(Vienna, 17 April 2018) What happens when T cells take notice of suspicious activities in the body? Researchers from the TU Wien and the Medical University of Vienna revealed that immune receptors of T cells operate in unsuspected ways.
Without our T cells we are prone to die, as they protect us from the daily onslaught of bacteria and viruses and also from cancer. At times however, they also confront us with formidable challenges: if not stopped by immunosuppressive drugs T cells rapidly cause rejection of transplanted organs. And when misguided, they trigger allergies and chronic, often fatal autoimmune diseases such as type 1 diabetes, arthritis and multiple sclerosis.
T cells constantly renew their cell surface with thousands of highly sensitive T cell antigen receptors (TCRs), which allow them to identify molecules that are atypical or foreign to our body. T cells either directly kill carriers of such molecules, e.g. virally infected or cancer cells, or alarm other immune cells to start a full-blown immune response. Figuring out what happens in the course of T cell recognition on a molecular level is by no means a trivial task – “however fundamental knowledge of all involved molecular processes is critical for biomedical progress, in particular for devising effective high precision therapies against cancer and autoimmune diseases”, says Professor Johannes Huppa, an immunologist from the Medical University Vienna.
For many years now, he has joint forces with Dr. Mario Brameshuber, a biophysicist from the TU Wien. Back in 2010, the two started working together as postdocs at Stanford University in California, where they exchanged many ideas and laid the foundation for their joint venture. In Vienna they finally succeeded in visualizing individual TCRs ’at work’ on the surface of living T cells. While most opinion leaders in the field reasoned that TCRs must interact with one another as pairs or even larger order TCR structures, the Viennese study now shows: TCRs go it alone. This finding is indeed a surprise since T cells respond to a single foreign entity, termed antigen. The study has now been published in the journal “Nature Immunology”.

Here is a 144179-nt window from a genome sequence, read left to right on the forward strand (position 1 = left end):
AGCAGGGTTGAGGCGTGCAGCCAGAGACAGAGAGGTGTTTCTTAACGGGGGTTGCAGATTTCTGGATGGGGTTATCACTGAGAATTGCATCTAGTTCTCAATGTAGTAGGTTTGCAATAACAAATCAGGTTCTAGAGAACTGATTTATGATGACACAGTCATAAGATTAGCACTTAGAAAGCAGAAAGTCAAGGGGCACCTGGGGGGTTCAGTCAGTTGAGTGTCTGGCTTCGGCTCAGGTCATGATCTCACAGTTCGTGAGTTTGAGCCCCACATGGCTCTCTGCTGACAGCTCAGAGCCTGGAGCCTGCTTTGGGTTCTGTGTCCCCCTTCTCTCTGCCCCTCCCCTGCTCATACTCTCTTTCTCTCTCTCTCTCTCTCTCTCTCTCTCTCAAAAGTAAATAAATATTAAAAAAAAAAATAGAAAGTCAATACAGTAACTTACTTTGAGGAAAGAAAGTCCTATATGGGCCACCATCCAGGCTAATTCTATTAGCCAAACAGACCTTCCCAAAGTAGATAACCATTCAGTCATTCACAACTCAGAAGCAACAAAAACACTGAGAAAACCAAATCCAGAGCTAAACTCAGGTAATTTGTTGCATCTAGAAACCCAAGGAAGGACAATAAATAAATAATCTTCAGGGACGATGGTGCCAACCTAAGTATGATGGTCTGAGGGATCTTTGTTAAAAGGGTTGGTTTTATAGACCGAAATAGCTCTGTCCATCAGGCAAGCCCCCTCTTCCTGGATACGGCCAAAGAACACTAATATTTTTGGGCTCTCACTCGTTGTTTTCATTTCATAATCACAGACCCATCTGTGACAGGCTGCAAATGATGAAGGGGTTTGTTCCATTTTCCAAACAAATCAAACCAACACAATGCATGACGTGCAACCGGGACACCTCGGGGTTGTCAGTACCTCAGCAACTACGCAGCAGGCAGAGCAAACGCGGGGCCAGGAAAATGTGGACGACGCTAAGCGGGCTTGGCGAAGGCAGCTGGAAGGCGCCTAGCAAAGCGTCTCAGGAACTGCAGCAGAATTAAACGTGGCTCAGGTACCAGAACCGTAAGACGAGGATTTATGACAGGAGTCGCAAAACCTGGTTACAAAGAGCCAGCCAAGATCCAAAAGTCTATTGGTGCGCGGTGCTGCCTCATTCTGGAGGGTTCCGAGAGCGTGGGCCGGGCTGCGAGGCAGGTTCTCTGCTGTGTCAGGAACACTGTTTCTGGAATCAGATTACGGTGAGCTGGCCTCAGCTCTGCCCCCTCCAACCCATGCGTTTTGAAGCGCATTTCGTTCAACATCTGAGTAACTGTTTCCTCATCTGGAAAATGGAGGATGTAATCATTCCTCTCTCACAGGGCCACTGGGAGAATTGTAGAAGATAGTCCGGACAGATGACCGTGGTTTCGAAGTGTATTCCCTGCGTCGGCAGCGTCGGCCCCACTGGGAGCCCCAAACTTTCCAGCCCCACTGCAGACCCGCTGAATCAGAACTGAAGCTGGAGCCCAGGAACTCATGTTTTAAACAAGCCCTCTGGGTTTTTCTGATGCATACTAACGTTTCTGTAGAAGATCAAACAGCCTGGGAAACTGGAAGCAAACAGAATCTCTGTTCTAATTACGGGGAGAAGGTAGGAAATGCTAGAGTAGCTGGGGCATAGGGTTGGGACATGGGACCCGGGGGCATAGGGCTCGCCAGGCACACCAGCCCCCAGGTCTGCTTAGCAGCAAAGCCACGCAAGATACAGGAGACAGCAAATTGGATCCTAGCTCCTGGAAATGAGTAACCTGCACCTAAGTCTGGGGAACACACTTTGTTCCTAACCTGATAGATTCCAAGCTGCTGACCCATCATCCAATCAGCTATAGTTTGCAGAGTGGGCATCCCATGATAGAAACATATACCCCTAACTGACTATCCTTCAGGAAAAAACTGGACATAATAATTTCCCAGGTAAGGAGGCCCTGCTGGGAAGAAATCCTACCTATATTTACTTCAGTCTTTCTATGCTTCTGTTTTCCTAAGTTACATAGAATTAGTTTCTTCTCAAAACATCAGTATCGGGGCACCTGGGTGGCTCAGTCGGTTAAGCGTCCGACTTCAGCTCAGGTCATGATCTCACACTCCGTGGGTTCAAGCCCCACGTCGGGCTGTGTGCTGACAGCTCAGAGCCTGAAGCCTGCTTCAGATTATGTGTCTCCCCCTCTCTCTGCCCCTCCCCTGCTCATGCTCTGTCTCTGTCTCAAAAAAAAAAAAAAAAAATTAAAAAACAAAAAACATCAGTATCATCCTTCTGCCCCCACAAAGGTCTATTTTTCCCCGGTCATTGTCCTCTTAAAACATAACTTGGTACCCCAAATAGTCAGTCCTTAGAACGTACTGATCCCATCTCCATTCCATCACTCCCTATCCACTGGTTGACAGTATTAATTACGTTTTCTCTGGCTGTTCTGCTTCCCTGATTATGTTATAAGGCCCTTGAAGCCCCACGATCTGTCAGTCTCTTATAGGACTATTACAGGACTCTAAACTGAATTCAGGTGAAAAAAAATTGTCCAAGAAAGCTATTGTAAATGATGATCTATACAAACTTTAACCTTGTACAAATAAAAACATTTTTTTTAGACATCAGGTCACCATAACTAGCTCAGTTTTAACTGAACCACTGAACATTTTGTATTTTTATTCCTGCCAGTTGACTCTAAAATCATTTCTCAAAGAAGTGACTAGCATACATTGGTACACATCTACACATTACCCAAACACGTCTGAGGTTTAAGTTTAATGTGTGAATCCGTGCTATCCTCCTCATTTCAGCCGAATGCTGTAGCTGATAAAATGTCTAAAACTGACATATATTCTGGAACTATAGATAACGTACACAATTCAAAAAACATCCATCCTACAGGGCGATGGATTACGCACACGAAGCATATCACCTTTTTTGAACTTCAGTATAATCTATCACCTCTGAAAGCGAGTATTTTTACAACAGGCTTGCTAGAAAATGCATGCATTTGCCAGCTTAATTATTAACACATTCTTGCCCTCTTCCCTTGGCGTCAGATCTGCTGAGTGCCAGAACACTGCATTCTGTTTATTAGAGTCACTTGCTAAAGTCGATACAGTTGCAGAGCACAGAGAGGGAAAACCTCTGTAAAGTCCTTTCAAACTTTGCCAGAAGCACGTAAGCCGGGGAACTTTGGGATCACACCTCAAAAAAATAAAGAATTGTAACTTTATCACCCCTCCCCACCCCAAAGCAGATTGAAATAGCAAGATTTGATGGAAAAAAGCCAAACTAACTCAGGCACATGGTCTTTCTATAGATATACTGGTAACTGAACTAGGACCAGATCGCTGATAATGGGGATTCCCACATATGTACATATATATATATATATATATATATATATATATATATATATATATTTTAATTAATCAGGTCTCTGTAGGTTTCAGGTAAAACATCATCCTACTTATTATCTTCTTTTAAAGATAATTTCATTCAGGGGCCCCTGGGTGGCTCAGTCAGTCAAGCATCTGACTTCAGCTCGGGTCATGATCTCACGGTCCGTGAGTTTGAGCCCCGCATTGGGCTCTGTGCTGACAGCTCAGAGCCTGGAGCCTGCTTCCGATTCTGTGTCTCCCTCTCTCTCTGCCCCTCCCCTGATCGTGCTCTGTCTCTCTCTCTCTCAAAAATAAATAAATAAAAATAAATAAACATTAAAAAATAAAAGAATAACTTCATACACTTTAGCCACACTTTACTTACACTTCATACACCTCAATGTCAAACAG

Even though the mechanisms underlying T cell recognition are integral to the inner workings of the immune system, our understanding is still limited. “This is because you really need to use an electron microscope in order to be able to see such tiny structures”, explains Brameshuber. “The downside is however that with electron microscopy you can only look at dead cells that are specifically prepared for this kind of analysis.” A unique aspect of this Viennese joint venture is the combined use of ultrasensitive live cell microscopy and highly defined molecular probes, which permitted the team to conduct truly molecular studies on living T-cells. “As a biochemist, this has always been a big dream of mine, simply because this combined experimental approach allows us to study short-lived molecular processes within their native cellular context, where they adopt function, and not in the test tube, that is removed from the all defining context of life”, says Huppa.
As ultrasensitive receptors, TCRs do not rely on team work and lead the way to novel and better therapies
“The outer membrane of the T cell ain’t like skin. Molecules embedded in the membrane are relentlessly on the move. This is also true for TCRs searching for antigens, they constantly change their location”, says Brameshuber. And so, the mechanism underlying the remarkable sensitivity of T cells towards antigens was regarded to depend on TCRs forming larger groups to collectively signal once a TCR binds a single antigen. However, as was now shown by the Viennese researchers, this assumption is just plain wrong. “Obviously the TCR is a fine-tuned lean mean machine, which translates antigen-binding events into intracellular signaling with an impressive degree of processivity. We can learn important lessons from how these receptors work, not only in purely academic terms but also for protecting organ transplants and for devising urgently needed next generation therapies to combat autoimmunity and cancer”, says Huppa.
One thing is for sure: only when we understand in detail, what goes wrong in T cells when they make us sick or no longer protect us, we can develop means of precise intervention.
Service: Nature Immunology
Monomeric TCRs drive T cell antigen recognition, Mario Brameshuber, Florian Kellner, Benedikt K. Rossboth, Haisen Ta, Kevin Alge, Eva Sevcsik, Janett Göhring, Markus Axmann, Florian Baumgart, Nicholas R. J. Gascoigne, Simon J. Davis, Hannes Stockinger, Gerhard J. Schütz, Johannes B. Huppa, Nature Immunology, DOI: 10.1038/s41590-018-0092-4.